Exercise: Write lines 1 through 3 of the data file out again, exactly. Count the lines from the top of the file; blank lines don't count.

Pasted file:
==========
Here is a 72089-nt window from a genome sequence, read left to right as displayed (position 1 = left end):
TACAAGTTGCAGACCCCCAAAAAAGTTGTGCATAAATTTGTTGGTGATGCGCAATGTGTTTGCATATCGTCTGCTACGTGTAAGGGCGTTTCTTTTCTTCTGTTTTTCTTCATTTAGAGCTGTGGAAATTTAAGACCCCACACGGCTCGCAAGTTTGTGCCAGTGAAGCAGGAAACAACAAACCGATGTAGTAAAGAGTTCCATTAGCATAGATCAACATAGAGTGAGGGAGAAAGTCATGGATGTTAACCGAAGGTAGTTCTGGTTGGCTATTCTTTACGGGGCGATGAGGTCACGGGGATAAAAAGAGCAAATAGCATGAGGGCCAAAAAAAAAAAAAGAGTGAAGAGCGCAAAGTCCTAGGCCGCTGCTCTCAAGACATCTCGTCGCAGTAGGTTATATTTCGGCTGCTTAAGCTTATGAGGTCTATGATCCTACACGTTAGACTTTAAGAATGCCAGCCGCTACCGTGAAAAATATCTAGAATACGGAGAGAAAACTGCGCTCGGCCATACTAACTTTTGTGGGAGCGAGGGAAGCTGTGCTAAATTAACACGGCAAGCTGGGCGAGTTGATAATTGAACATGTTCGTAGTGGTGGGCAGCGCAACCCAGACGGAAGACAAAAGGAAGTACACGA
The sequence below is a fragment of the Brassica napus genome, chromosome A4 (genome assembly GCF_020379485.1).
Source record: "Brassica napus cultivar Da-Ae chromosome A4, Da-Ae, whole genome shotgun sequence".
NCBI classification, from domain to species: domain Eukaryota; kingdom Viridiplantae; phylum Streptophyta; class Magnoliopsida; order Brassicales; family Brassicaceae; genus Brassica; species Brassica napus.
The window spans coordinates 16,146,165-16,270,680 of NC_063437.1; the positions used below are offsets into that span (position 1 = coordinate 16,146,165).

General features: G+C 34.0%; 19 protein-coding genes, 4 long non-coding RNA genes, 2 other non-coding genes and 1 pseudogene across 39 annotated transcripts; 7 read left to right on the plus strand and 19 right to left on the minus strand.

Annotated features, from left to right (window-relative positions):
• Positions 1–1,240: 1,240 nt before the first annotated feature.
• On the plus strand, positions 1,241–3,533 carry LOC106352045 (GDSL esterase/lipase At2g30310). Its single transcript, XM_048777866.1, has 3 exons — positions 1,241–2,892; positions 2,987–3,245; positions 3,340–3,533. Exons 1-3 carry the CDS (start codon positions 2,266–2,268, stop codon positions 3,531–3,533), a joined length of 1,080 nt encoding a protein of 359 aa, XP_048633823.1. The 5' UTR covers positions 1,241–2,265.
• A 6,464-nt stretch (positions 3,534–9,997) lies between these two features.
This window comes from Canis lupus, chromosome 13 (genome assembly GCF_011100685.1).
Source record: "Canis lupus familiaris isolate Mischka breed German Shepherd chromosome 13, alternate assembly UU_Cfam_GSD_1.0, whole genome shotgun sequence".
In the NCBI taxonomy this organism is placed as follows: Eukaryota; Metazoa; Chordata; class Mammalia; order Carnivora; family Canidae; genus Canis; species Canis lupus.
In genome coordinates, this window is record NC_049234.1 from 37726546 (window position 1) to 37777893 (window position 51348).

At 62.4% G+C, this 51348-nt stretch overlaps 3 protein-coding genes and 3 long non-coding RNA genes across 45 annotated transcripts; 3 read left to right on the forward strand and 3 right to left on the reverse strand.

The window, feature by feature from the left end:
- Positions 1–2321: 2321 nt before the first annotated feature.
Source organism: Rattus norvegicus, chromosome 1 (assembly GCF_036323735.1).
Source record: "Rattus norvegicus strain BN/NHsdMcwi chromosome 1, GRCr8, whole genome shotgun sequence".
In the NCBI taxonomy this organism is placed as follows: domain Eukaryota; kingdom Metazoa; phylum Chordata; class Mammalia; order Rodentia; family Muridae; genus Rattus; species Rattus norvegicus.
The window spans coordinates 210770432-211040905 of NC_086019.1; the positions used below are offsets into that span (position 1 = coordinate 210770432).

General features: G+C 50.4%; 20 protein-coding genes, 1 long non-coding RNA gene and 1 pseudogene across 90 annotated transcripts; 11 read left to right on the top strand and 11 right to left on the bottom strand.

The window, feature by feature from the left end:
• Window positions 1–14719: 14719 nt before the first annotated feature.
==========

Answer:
Here is a 72089-nt window from a genome sequence, read left to right as displayed (position 1 = left end):
TACAAGTTGCAGACCCCCAAAAAAGTTGTGCATAAATTTGTTGGTGATGCGCAATGTGTTTGCATATCGTCTGCTACGTGTAAGGGCGTTTCTTTTCTTCTGTTTTTCTTCATTTAGAGCTGTGGAAATTTAAGACCCCACACGGCTCGCAAGTTTGTGCCAGTGAAGCAGGAAACAACAAACCGATGTAGTAAAGAGTTCCATTAGCATAGATCAACATAGAGTGAGGGAGAAAGTCATGGATGTTAACCGAAGGTAGTTCTGGTTGGCTATTCTTTACGGGGCGATGAGGTCACGGGGATAAAAAGAGCAAATAGCATGAGGGCCAAAAAAAAAAAAAGAGTGAAGAGCGCAAAGTCCTAGGCCGCTGCTCTCAAGACATCTCGTCGCAGTAGGTTATATTTCGGCTGCTTAAGCTTATGAGGTCTATGATCCTACACGTTAGACTTTAAGAATGCCAGCCGCTACCGTGAAAAATATCTAGAATACGGAGAGAAAACTGCGCTCGGCCATACTAACTTTTGTGGGAGCGAGGGAAGCTGTGCTAAATTAACACGGCAAGCTGGGCGAGTTGATAATTGAACATGTTCGTAGTGGTGGGCAGCGCAACCCAGACGGAAGACAAAAGGAAGTACACGA
The sequence below is a fragment of the Brassica napus genome, chromosome A4 (genome assembly GCF_020379485.1).